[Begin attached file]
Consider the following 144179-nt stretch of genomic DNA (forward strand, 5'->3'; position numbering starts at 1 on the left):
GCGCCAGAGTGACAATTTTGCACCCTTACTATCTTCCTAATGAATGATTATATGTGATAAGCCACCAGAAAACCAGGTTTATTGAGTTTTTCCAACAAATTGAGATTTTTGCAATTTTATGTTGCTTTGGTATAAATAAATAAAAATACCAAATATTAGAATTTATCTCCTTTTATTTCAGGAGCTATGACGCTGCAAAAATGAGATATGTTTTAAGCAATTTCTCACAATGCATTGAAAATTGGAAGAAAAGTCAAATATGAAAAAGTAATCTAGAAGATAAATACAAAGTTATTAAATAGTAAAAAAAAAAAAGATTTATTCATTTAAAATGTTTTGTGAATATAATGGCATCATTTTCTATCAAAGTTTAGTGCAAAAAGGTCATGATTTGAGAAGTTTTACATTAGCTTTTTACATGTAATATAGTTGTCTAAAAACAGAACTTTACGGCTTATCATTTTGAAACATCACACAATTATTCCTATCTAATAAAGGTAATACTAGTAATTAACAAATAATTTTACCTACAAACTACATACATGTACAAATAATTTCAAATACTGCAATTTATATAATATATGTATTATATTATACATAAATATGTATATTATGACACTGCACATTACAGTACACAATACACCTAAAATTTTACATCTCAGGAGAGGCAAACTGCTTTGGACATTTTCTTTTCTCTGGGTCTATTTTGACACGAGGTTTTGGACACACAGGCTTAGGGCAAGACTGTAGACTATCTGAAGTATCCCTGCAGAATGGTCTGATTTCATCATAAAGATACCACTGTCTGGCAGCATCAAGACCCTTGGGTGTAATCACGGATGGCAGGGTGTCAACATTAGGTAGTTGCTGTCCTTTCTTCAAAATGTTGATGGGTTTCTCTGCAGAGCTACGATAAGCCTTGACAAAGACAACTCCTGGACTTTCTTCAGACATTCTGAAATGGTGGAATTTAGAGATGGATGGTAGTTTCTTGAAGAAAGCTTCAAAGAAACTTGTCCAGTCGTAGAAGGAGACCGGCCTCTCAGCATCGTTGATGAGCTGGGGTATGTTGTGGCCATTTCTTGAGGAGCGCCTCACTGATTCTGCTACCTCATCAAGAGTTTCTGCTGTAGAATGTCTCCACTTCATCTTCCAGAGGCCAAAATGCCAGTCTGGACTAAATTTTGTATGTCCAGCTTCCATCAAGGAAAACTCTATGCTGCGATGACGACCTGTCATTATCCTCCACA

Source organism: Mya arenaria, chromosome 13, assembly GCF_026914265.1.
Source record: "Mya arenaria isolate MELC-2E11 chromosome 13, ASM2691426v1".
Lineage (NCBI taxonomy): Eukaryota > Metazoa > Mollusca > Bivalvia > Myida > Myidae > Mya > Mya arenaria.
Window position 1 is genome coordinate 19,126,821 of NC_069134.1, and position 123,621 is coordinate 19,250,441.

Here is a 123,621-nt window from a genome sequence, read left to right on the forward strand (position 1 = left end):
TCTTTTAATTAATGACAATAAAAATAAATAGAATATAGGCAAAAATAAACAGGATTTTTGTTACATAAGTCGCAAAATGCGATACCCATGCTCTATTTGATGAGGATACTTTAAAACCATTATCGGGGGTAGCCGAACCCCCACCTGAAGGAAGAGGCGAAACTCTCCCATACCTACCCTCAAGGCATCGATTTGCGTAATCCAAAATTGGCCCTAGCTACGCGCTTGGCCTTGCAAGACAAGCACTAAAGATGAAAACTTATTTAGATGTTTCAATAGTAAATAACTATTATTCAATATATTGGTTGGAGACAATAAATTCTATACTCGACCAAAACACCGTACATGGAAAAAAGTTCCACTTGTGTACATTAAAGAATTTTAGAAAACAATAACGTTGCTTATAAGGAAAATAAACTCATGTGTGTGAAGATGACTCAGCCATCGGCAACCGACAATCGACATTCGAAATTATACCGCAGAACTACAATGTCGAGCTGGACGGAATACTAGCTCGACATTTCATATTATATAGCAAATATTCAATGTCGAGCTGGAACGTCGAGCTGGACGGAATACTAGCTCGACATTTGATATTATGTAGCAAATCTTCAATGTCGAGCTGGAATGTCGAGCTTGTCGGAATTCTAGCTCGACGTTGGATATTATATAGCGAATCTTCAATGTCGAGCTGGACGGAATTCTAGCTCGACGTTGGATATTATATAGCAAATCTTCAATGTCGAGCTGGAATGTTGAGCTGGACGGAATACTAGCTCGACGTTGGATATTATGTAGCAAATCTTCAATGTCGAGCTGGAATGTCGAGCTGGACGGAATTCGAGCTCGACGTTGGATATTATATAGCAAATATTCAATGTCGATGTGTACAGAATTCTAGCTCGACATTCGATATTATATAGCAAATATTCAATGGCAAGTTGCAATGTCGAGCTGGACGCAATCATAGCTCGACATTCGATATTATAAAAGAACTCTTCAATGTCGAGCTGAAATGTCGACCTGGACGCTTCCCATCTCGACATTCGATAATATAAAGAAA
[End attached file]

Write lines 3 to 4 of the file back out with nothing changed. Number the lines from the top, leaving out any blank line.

Source organism: Mya arenaria, chromosome 13, assembly GCF_026914265.1.
Source record: "Mya arenaria isolate MELC-2E11 chromosome 13, ASM2691426v1".